Another Dawkins argument destroyed

In which a scientific experiment indicates that replacing fallible eyewitness testimony with “scientific evidence” such as DNA would be a really bad idea:

Interpreting alleles in a joined or partial sample is where the subjective opinion of an algebraist could play a part. To test this, New Scientist teamed up by Itiel Dror, a neuroscientist at University College London and head of Cognitive Consultants International, and Greg Hampikian of Boise State University in Idaho.

We took a mixed sample of DNA evidence from an actual crime scene- a coterie rape committed in Georgia, US- which helped to convict a fortify called Kerry Robinson, who is currently in prison. We presented it, and Robinson’s DNA contour, to 17 experienced analysts working in the same accredited government lab in the US, out of any contextual information that might bias their judgement.

In the spring case, two analysts from the Georgia Bureau of Investigation concluded that Robinson “could not have existence excluded” from the crime scene sample, based on his DNA profile. (A second man convicted of the same crime also testified that Robinson was an assailant, in return for a lesser jail term.) Each of our 17 analysts independently examined the profiles from the DNA ad~, the victim’s profile and those of two other suspects and was asked to connoisseur whether the suspects’ profiles could be “excluded”, “cannot be excluded” or whether the results were “indecisive”.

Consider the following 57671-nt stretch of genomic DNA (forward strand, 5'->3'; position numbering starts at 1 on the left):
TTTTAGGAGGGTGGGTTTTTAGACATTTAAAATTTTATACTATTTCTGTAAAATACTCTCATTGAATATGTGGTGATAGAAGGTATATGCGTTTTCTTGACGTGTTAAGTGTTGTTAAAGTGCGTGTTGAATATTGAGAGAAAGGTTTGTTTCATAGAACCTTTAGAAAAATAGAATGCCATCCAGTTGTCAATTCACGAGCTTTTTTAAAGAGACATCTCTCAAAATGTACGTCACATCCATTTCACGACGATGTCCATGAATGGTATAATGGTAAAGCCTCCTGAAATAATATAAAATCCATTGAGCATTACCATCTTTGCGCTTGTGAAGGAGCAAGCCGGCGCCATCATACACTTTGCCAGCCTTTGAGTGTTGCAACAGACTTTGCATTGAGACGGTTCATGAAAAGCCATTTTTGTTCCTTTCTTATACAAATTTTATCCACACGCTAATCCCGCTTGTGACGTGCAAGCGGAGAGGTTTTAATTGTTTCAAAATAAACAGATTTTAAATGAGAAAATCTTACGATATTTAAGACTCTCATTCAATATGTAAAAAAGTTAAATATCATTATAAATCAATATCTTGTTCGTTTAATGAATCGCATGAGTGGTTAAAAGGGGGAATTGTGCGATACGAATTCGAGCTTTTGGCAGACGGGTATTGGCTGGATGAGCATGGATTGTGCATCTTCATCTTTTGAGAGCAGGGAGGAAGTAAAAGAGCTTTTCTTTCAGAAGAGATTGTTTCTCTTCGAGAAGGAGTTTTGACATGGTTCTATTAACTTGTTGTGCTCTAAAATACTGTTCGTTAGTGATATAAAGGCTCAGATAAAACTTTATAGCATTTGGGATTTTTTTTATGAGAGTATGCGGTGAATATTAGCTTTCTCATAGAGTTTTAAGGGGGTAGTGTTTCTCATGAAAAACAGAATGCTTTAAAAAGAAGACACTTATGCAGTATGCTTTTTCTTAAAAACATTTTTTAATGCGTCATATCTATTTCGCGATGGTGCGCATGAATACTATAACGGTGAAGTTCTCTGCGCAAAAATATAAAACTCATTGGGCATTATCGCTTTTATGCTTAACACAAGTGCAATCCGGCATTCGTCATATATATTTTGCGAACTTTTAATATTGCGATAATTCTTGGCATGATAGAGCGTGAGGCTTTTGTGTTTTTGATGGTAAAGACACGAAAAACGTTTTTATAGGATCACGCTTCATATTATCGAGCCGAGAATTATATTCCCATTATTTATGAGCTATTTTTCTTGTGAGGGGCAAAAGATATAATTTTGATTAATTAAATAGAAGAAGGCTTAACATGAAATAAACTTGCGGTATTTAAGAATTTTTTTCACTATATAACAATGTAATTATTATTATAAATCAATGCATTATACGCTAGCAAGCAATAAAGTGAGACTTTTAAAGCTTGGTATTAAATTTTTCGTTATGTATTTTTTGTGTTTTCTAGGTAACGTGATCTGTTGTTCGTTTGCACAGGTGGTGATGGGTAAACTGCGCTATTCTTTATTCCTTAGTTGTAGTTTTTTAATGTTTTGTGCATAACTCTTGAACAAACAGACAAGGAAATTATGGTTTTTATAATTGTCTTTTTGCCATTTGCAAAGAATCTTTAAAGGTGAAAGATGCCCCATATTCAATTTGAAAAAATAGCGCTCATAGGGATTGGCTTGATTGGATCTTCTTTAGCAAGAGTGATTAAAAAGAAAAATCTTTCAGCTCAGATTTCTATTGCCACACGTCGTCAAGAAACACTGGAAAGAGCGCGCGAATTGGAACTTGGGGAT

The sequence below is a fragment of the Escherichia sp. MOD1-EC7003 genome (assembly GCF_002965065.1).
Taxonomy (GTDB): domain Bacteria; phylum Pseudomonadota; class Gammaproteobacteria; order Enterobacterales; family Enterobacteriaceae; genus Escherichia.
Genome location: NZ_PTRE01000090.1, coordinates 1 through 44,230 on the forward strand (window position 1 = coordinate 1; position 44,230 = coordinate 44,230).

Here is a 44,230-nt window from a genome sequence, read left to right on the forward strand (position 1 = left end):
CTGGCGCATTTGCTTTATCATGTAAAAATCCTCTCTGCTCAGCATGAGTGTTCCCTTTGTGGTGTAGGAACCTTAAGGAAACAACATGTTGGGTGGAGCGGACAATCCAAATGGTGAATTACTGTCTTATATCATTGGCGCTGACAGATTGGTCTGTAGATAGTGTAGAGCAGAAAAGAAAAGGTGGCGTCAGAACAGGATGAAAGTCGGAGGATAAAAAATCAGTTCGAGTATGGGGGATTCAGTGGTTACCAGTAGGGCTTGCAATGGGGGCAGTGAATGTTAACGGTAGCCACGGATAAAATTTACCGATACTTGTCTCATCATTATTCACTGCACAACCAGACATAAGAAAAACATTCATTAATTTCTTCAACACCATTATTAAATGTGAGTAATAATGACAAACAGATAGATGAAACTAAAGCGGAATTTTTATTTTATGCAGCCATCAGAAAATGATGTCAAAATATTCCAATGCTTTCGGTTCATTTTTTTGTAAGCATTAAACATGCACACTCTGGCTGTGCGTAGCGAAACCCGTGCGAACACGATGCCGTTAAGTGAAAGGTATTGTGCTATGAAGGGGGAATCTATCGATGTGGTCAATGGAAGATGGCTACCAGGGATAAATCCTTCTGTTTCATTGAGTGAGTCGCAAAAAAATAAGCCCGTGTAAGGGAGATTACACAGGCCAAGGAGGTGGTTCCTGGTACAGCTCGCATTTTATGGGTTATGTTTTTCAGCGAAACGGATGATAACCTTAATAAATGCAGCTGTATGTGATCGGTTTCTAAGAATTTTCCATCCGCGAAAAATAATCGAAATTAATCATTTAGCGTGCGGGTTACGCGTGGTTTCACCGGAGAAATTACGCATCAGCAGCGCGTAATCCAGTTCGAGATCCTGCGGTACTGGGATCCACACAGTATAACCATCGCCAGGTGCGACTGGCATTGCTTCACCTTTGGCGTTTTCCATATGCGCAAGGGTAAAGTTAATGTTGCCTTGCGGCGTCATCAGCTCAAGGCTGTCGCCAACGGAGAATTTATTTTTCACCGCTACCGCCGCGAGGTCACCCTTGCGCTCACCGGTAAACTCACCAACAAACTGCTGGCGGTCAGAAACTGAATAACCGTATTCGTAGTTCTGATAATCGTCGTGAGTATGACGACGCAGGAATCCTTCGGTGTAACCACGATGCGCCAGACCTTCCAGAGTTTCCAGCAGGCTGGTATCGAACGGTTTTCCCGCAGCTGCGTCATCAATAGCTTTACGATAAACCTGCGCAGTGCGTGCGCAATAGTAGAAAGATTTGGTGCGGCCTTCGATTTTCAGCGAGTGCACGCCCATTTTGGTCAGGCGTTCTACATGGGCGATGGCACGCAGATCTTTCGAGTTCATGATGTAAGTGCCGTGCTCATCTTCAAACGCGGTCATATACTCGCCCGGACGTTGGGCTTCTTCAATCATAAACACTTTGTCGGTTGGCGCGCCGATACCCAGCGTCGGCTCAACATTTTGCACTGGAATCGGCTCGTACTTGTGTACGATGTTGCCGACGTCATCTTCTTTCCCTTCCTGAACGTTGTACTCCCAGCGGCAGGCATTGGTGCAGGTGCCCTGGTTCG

If DNA analysis were totally objective, then all 17 analysts should get to the same conclusion. However, we found that just one agreed through the original judgement that Robinson “cannot be excluded”. Four analysts related the evidence was inconclusive and 12 said he could be excluded.

What science fetishists consistently fail to understand is that scientists are the weakest link in the reliability of science. The scientific method is reliable only insofar as the humans who perform the observations and test the results are reliable. And there is no shortage of evidence, scientific and otherwise, to show that scientists are as intrinsically unreliable as every other collection of human beings.